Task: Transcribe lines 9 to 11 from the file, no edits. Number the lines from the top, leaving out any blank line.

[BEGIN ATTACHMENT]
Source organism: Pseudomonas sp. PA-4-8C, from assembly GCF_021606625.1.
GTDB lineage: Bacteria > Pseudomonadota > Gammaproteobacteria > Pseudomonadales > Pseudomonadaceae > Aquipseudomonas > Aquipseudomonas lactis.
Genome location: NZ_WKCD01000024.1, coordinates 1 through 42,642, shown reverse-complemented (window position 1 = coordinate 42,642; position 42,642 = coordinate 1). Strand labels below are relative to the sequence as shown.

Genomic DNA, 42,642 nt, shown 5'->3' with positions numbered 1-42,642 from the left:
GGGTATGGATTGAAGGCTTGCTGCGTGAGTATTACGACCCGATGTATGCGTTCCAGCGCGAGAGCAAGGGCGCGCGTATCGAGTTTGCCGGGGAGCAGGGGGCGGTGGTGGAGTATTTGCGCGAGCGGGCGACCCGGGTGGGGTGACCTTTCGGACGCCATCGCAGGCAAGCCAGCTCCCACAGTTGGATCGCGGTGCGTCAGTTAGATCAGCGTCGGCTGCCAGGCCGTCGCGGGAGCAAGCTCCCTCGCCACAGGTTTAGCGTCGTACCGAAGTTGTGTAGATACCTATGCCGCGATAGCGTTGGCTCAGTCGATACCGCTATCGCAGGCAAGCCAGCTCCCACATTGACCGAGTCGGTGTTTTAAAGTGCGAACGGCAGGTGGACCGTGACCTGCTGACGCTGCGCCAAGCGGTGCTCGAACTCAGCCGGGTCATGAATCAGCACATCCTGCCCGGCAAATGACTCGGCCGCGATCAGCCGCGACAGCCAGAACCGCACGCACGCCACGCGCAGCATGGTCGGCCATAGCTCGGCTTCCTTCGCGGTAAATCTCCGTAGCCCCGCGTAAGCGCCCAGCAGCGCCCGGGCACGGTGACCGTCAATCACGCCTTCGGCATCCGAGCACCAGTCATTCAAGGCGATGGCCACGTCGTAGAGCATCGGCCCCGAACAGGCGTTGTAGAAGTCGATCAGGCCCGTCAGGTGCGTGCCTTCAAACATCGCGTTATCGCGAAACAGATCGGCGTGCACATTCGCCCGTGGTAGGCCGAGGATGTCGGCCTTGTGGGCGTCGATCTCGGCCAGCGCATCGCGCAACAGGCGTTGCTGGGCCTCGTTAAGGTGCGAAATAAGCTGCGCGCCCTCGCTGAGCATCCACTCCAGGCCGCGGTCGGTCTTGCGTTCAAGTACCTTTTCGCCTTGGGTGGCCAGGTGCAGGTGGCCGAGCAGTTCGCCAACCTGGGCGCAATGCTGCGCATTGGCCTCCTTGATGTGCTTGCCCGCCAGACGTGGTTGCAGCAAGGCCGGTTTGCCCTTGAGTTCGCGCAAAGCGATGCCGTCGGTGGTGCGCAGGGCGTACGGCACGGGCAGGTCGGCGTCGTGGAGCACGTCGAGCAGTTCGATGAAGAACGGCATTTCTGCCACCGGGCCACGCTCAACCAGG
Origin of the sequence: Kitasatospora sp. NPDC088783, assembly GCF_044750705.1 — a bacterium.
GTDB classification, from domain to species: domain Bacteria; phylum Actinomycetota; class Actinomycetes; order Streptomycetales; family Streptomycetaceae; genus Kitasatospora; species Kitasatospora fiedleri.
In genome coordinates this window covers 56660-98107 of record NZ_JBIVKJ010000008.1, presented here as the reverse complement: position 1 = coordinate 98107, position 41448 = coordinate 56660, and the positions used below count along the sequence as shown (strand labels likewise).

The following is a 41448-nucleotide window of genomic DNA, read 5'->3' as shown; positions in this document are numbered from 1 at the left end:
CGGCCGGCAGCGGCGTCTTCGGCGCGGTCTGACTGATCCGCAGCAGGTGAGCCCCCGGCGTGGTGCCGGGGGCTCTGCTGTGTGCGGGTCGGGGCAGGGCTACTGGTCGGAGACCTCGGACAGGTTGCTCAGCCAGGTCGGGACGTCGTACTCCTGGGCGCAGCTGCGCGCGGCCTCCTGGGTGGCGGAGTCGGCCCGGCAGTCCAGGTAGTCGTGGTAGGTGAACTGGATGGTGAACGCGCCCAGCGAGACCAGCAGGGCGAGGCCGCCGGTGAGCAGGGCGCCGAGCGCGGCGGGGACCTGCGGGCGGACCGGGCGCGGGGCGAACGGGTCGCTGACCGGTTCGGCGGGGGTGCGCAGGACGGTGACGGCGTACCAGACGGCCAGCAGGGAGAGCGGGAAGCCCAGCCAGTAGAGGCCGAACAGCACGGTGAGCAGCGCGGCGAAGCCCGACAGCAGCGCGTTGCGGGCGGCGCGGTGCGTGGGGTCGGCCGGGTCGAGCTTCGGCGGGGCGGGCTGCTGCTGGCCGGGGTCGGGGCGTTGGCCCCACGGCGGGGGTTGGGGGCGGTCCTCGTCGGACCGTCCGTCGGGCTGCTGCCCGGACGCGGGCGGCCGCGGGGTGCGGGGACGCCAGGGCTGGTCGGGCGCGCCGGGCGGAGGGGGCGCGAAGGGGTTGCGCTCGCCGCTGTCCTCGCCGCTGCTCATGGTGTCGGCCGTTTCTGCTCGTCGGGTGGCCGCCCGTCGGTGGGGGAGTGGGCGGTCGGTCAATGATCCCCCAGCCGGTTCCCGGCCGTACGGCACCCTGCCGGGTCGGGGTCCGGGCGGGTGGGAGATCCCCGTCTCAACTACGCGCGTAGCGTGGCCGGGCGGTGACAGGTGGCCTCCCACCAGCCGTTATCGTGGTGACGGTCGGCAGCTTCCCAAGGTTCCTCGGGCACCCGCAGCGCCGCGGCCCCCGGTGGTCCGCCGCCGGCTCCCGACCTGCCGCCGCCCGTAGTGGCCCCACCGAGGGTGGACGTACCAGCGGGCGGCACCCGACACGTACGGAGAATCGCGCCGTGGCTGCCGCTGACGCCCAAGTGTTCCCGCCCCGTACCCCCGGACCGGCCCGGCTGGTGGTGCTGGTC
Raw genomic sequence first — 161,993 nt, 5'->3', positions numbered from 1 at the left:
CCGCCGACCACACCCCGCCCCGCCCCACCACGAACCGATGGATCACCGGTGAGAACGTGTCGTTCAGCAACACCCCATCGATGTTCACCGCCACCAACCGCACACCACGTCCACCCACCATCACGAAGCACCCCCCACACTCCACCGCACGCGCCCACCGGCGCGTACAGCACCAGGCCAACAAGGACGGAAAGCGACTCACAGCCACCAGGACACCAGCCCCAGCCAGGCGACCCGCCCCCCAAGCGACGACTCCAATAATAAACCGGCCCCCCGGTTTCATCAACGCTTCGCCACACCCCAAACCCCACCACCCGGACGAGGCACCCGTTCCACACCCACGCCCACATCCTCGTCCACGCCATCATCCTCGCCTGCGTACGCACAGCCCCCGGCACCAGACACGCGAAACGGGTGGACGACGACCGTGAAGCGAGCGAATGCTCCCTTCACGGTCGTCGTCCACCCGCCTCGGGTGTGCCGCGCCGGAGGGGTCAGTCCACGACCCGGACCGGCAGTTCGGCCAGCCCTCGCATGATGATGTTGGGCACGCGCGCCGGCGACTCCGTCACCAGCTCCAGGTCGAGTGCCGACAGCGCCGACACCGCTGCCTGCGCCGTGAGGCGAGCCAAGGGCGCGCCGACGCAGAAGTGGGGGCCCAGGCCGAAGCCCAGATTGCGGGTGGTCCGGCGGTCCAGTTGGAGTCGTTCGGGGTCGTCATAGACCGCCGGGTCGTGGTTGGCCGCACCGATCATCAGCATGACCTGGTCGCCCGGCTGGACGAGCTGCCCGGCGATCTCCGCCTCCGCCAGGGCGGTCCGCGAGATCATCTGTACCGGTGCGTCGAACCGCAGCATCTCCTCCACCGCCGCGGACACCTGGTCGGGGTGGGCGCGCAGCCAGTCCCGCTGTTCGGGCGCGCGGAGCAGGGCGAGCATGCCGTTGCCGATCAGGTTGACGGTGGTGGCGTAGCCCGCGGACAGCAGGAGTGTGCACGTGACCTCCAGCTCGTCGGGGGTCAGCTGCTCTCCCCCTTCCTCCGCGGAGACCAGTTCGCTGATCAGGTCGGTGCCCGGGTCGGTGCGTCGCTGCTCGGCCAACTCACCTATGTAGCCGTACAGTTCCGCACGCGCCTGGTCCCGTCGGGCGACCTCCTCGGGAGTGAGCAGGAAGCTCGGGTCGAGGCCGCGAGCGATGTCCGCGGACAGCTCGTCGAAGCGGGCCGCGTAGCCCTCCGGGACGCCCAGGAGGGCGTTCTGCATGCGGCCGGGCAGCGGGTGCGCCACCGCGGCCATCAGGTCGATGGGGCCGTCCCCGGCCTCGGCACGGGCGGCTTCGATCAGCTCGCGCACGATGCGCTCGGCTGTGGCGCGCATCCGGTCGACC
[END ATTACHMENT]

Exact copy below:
The following is a 41448-nucleotide window of genomic DNA, read 5'->3' as shown; positions in this document are numbered from 1 at the left end:
CGGCCGGCAGCGGCGTCTTCGGCGCGGTCTGACTGATCCGCAGCAGGTGAGCCCCCGGCGTGGTGCCGGGGGCTCTGCTGTGTGCGGGTCGGGGCAGGGCTACTGGTCGGAGACCTCGGACAGGTTGCTCAGCCAGGTCGGGACGTCGTACTCCTGGGCGCAGCTGCGCGCGGCCTCCTGGGTGGCGGAGTCGGCCCGGCAGTCCAGGTAGTCGTGGTAGGTGAACTGGATGGTGAACGCGCCCAGCGAGACCAGCAGGGCGAGGCCGCCGGTGAGCAGGGCGCCGAGCGCGGCGGGGACCTGCGGGCGGACCGGGCGCGGGGCGAACGGGTCGCTGACCGGTTCGGCGGGGGTGCGCAGGACGGTGACGGCGTACCAGACGGCCAGCAGGGAGAGCGGGAAGCCCAGCCAGTAGAGGCCGAACAGCACGGTGAGCAGCGCGGCGAAGCCCGACAGCAGCGCGTTGCGGGCGGCGCGGTGCGTGGGGTCGGCCGGGTCGAGCTTCGGCGGGGCGGGCTGCTGCTGGCCGGGGTCGGGGCGTTGGCCCCACGGCGGGGGTTGGGGGCGGTCCTCGTCGGACCGTCCGTCGGGCTGCTGCCCGGACGCGGGCGGCCGCGGGGTGCGGGGACGCCAGGGCTGGTCGGGCGCGCCGGGCGGAGGGGGCGCGAAGGGGTTGCGCTCGCCGCTGTCCTCGCCGCTGCTCATGGTGTCGGCCGTTTCTGCTCGTCGGGTGGCCGCCCGTCGGTGGGGGAGTGGGCGGTCGGTCAATGATCCCCCAGCCGGTTCCCGGCCGTACGGCACCCTGCCGGGTCGGGGTCCGGGCGGGTGGGAGATCCCCGTCTCAACTACGCGCGTAGCGTGGCCGGGCGGTGACAGGTGGCCTCCCACCAGCCGTTATCGTGGTGACGGTCGGCAGCTTCCCAAGGTTCCTCGGGCACCCGCAGCGCCGCGGCCCCCGGTGGTCCGCCGCCGGCTCCCGACCTGCCGCCGCCCGTAGTGGCCCCACCGAGGGTGGACGTACCAGCGGGCGGCACCCGACACGTACGGAGAATCGCGCCGTGGCTGCCGCTGACGCCCAAGTGTTCCCGCCCCGTACCCCCGGACCGGCCCGGCTGGTGGTGCTGGTC
Raw genomic sequence first — 161,993 nt, 5'->3', positions numbered from 1 at the left: